On Monday, Cassandra Fairbanks reported at Big League Politics that the lodging website Airbnb is permanently deleting accounts of users they believe may be travelling to Charlottesville on Saturday to attend the “Unite the Right” rally, citing a report at Gizmodo.
According to Fairbanks, the company claims that by attending the rally, users are violating their terms of service. In a statement provided to Gizmodo, the company confirmed that they are removing users they believe are “antithetical to the Airbnb Community Commitment.”
“In 2016 we established the Airbnb Community Commitment reflecting our belief that to make good on our mission of belonging, those who are members of the Airbnb community accept people regardless of their race, religion, national origin, ethnicity, disability, sex, gender identity, sexual orientation, or age. We asked all members of the Airbnb to affirmatively sign on to this commitment. When through our background check processes or from input of our community we identify and determine that there are those who would be pursuing behavior on the platform that would be antithetical to the Airbnb Community Commitment, we seek to take appropriate action including, as in this case, removing them from the platform.”
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Wait — Background checks? To determine the political point of view of their users? Really?
That’s what it looks like.
In an article entitled, “Airbnb Won’t Put a Roof Over the Heads of Nazis,” Gizmodo said:
This Saturday, Virginia’s Lee Park is slated to be the meeting place of the Unite The Right rally, a much-publicized gathering of far-right personalities and their sycophants. With less than a week to go, Airbnb has taken active measures to delete the accounts of some members the company believes to be staying in Charlottesville for the rally—making lodging for planned attendees like members of the National Socialist Movement that much more difficult.
According to screenshots shared on Twitter, the users have apparently been banned for violating Airbnb’s Terms of Service.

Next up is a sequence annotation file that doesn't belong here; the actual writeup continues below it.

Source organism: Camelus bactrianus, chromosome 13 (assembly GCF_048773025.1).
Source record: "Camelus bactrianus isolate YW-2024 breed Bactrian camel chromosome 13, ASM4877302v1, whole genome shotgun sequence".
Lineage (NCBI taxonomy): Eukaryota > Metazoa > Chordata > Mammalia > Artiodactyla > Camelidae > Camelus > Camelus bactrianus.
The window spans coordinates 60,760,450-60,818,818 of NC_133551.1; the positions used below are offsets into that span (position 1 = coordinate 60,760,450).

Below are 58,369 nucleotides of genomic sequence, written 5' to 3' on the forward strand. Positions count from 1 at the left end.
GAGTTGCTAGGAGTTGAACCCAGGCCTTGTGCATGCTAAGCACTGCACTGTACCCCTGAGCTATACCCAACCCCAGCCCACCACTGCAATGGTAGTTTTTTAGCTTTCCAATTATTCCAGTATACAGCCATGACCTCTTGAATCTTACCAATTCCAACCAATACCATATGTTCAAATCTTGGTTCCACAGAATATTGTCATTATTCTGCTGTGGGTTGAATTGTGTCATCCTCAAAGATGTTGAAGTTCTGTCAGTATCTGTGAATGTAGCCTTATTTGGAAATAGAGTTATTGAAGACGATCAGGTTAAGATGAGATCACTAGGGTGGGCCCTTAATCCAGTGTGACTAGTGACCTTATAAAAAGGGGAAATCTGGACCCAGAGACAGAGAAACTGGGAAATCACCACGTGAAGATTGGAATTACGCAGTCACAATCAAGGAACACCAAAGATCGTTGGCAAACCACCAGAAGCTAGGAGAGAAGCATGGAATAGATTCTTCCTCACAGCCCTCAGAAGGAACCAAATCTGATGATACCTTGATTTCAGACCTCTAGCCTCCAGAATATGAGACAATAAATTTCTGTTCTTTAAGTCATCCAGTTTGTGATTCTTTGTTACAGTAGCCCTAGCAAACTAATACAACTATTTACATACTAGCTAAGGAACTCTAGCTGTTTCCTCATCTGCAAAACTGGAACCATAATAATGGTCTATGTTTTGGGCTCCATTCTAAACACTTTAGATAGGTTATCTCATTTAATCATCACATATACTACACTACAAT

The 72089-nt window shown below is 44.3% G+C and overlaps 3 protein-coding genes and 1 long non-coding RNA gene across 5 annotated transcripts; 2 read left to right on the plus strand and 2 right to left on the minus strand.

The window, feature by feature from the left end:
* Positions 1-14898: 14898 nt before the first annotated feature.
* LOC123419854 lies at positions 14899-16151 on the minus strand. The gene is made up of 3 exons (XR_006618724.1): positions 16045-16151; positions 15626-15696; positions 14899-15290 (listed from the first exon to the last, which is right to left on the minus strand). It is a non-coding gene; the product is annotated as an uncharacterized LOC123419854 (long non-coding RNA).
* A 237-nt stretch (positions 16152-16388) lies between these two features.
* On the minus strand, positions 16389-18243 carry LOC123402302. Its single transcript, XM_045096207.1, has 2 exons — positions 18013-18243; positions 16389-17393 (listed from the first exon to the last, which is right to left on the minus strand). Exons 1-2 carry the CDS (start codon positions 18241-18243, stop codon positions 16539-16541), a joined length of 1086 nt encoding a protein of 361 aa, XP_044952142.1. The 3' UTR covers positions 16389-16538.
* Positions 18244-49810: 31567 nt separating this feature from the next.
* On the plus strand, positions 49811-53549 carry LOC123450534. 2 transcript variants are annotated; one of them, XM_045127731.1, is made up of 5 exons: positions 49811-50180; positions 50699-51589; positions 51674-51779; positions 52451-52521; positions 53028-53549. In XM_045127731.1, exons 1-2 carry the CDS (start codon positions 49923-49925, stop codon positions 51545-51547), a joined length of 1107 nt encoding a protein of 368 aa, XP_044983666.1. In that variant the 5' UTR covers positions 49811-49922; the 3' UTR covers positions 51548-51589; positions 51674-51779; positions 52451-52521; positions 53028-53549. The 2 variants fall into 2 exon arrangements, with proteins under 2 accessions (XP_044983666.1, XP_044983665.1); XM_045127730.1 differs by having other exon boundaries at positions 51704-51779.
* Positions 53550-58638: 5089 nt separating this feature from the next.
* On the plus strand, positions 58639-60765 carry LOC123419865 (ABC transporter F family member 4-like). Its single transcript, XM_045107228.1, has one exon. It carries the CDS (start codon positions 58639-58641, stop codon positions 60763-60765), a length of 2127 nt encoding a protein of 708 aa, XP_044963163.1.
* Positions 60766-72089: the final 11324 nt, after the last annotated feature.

Over the weekend, chatter within far-right spheres alluded to a possible crackdown against those traveling to Virginia to hear white nationalist Richard Spencer, Buzzfeed washout turned fundamentalist Baked Alaska, Augustus Invictus, a one-time Senate hopeful and author of such LinkedIn screeds as Future or Ruin: The Argument for Eugenics and others preach hate in front of a statue of a Confederate general.
The article leaves one thinking that only neo-Nazis are attending the rally, but that’s not the case, as Fairbanks notes.
The speakers at the event are certainly no strangers to controversy, with a lineup that includes Richard Spencer, Timothy Treadstone — better known as Baked Alaska, former Libertarian Senate candidate Augustus Invictus, Pax Dickinson, and Mike Enoch.
The Facebook event page states that the Unite the Right rally was planned “in response to the Alt-Right’s peaceful demonstration in support of the Lee Monument on May 13th, the City of Charlottesville and roving mobs of Antifa have cracked down on the First Amendment rights of conservatives and right wing activists.”
The statement adds, “they have threatened our families, harassed our employers and tried to drive us from public spaces with threats of intimidation. We are not afraid. You will not divide us.”
For many, the move is seen as viewpoint discrimination:
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“Anybody who is not just in the alt-right, but who is conservative, right-wing or cares about civil liberties should start boycotting Airbnb. Airbnb are cancelling people’s reservations to stay in Charlottesville … based on political ideology,” said Jason Kessler, one of those organizing the rally. “We are having our civil rights violated.”
Fairbanks correctly notes that many mainstream conservatives “loudly oppose” the views expressed by some of the speakers, adding that “Airbnb’s actions have started an intense debate about when it is okay to refuse people service. The left constantly demands that private businesses do not have a right to refuse to provide goods or services based on their religious beliefs, for example — baking cakes for gay weddings — yet they seem to believe that it is okay to refuse people service if their political ideas are in contrast to their own.”
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